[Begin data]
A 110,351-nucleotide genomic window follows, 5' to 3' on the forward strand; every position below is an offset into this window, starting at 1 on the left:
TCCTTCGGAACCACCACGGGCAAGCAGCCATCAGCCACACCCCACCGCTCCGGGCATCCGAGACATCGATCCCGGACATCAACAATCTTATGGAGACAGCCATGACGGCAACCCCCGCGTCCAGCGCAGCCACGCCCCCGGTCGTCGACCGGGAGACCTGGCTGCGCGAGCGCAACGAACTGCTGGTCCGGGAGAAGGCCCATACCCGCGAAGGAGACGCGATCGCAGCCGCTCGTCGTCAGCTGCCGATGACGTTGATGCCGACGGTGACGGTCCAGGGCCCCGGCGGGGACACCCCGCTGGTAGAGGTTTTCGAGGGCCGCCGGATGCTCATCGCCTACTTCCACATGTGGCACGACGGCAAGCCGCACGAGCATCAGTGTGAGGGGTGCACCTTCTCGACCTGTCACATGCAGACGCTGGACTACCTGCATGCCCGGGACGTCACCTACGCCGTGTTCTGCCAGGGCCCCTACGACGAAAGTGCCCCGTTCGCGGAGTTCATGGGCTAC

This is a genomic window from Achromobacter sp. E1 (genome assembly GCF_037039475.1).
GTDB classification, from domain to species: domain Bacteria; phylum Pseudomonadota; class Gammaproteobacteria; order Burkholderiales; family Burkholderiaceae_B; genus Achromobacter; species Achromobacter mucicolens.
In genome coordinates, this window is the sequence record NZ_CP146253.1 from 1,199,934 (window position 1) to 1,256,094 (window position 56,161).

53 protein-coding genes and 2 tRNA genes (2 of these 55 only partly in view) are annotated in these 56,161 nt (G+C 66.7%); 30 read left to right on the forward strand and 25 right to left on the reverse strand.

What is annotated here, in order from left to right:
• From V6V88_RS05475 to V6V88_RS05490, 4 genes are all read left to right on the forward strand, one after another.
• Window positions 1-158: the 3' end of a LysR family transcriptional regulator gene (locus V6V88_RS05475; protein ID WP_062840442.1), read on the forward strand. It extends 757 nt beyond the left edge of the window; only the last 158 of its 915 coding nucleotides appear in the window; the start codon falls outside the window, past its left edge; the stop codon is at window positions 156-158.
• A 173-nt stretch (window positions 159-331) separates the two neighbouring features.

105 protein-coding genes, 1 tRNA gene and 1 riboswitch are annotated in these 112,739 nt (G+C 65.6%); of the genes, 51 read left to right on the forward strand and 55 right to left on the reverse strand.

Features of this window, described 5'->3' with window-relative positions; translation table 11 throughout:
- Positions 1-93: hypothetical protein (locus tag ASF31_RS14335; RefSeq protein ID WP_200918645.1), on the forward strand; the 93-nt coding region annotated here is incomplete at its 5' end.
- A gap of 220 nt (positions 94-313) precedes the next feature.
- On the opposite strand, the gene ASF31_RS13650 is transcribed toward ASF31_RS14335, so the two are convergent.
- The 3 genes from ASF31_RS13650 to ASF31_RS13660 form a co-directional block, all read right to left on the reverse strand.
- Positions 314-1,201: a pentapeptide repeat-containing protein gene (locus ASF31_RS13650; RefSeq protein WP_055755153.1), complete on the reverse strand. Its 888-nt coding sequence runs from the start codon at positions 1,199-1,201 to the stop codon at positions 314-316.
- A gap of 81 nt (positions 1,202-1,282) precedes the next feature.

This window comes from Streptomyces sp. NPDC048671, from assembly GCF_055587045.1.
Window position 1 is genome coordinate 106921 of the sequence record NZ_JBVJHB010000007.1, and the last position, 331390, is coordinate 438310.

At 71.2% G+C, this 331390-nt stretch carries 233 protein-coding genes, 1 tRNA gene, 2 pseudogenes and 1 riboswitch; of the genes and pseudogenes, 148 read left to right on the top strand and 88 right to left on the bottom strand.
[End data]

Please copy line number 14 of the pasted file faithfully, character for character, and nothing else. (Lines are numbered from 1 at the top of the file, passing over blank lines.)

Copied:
- A gap of 220 nt (positions 94-313) precedes the next feature.